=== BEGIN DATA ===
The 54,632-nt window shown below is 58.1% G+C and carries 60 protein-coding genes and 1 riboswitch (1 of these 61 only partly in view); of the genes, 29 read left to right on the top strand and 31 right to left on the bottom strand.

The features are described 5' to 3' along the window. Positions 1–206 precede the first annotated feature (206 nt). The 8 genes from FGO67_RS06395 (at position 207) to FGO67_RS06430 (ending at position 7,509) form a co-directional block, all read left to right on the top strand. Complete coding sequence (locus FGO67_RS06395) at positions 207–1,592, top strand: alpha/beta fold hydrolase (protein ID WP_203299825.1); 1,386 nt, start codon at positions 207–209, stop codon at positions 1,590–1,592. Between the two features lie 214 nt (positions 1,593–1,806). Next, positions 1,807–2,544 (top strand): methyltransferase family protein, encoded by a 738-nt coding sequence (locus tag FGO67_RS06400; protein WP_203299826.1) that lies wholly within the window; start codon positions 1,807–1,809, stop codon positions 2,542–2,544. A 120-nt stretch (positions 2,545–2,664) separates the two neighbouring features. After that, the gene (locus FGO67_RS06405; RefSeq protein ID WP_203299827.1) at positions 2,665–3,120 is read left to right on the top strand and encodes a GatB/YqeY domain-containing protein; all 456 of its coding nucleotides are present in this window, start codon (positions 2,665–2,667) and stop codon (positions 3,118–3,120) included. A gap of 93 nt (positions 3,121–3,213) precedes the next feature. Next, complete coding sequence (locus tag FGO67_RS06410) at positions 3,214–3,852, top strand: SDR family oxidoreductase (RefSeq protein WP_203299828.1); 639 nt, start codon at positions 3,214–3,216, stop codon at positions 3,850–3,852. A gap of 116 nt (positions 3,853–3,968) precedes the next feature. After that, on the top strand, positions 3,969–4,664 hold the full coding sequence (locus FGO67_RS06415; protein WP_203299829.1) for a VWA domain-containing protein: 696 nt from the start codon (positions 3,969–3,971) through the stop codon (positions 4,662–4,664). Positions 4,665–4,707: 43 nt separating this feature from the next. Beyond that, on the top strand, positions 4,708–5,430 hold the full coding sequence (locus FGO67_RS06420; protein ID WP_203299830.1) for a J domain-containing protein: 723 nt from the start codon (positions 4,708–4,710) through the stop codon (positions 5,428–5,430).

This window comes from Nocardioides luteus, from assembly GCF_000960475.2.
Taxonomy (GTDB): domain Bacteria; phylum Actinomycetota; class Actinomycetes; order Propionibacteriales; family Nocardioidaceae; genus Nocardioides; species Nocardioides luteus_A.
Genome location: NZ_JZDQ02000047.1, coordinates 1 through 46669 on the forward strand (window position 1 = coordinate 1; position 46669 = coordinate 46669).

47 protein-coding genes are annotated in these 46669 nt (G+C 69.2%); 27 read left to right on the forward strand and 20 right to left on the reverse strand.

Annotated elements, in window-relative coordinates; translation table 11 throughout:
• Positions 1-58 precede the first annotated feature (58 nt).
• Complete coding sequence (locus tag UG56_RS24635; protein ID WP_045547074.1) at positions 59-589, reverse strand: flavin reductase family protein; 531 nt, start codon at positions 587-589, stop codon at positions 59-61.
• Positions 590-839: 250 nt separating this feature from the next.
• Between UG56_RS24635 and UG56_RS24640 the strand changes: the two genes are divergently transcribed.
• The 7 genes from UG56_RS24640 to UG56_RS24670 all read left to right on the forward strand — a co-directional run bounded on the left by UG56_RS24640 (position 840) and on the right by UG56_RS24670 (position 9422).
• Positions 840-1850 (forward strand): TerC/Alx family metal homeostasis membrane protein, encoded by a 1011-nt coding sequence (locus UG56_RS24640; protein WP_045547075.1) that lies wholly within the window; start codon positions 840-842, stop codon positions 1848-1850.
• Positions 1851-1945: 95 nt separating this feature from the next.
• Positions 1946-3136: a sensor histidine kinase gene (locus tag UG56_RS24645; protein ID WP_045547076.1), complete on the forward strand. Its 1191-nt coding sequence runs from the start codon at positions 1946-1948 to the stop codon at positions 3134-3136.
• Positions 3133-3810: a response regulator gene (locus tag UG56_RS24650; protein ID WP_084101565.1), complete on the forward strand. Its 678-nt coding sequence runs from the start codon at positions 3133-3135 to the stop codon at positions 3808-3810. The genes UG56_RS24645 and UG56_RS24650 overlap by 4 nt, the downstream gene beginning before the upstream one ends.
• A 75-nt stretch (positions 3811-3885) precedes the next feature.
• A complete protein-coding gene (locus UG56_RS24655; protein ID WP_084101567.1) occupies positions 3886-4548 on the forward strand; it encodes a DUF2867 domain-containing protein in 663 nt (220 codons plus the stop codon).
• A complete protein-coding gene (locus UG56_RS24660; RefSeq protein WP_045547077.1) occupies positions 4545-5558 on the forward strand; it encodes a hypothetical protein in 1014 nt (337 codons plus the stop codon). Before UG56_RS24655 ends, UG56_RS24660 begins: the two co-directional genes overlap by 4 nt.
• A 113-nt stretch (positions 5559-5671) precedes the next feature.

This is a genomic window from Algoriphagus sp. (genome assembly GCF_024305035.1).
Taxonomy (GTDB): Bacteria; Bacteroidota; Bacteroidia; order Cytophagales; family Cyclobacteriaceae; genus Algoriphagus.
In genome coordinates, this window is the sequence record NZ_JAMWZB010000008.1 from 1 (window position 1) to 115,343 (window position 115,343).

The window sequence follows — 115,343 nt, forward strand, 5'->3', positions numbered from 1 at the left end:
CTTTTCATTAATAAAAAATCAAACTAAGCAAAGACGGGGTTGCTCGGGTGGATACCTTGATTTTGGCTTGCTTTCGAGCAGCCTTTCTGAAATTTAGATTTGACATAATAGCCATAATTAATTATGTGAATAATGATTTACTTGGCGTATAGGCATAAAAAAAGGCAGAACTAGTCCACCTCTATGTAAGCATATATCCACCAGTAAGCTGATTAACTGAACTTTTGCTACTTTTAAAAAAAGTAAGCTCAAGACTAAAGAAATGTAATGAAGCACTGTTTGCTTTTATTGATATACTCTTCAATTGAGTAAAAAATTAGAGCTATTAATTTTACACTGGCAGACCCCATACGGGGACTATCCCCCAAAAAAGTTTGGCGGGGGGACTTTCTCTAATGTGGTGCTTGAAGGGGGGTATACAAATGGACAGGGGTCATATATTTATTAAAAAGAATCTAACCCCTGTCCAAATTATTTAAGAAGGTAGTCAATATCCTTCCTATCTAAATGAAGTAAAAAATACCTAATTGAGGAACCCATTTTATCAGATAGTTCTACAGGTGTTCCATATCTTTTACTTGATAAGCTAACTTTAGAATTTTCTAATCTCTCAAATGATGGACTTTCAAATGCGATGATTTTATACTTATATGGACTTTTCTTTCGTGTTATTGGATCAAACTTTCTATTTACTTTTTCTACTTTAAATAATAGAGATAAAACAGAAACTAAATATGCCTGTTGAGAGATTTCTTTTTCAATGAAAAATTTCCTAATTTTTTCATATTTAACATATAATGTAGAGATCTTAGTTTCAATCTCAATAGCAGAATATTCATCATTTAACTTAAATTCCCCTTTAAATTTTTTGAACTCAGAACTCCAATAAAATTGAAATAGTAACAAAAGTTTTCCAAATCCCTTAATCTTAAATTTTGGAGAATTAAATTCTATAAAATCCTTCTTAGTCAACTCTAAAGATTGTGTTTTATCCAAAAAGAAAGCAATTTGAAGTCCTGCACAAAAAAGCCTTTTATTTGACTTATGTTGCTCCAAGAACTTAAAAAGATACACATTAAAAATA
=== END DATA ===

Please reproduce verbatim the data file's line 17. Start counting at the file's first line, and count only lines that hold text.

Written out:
• A 75-nt stretch (positions 3811-3885) precedes the next feature.